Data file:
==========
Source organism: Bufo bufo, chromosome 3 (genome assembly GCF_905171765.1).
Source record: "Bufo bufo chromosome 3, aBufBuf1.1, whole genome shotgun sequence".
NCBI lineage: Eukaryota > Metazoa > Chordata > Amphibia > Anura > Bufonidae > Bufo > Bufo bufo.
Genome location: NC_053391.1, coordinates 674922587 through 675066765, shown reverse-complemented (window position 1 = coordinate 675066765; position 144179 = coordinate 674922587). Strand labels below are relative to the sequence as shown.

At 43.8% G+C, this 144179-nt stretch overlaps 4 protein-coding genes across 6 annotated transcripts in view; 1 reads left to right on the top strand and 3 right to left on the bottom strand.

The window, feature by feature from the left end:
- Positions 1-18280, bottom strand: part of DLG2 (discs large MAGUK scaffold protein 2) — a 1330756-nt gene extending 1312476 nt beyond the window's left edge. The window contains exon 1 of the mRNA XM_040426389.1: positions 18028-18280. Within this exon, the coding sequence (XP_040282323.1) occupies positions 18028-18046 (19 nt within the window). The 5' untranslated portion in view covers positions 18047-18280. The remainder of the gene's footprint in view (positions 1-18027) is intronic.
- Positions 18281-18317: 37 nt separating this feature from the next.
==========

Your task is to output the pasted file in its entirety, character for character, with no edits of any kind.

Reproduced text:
Source organism: Bufo bufo, chromosome 3 (genome assembly GCF_905171765.1).
Source record: "Bufo bufo chromosome 3, aBufBuf1.1, whole genome shotgun sequence".
NCBI lineage: Eukaryota > Metazoa > Chordata > Amphibia > Anura > Bufonidae > Bufo > Bufo bufo.
Genome location: NC_053391.1, coordinates 674922587 through 675066765, shown reverse-complemented (window position 1 = coordinate 675066765; position 144179 = coordinate 674922587). Strand labels below are relative to the sequence as shown.

At 43.8% G+C, this 144179-nt stretch overlaps 4 protein-coding genes across 6 annotated transcripts in view; 1 reads left to right on the top strand and 3 right to left on the bottom strand.

The window, feature by feature from the left end:
- Positions 1-18280, bottom strand: part of DLG2 (discs large MAGUK scaffold protein 2) — a 1330756-nt gene extending 1312476 nt beyond the window's left edge. The window contains exon 1 of the mRNA XM_040426389.1: positions 18028-18280. Within this exon, the coding sequence (XP_040282323.1) occupies positions 18028-18046 (19 nt within the window). The 5' untranslated portion in view covers positions 18047-18280. The remainder of the gene's footprint in view (positions 1-18027) is intronic.
- Positions 18281-18317: 37 nt separating this feature from the next.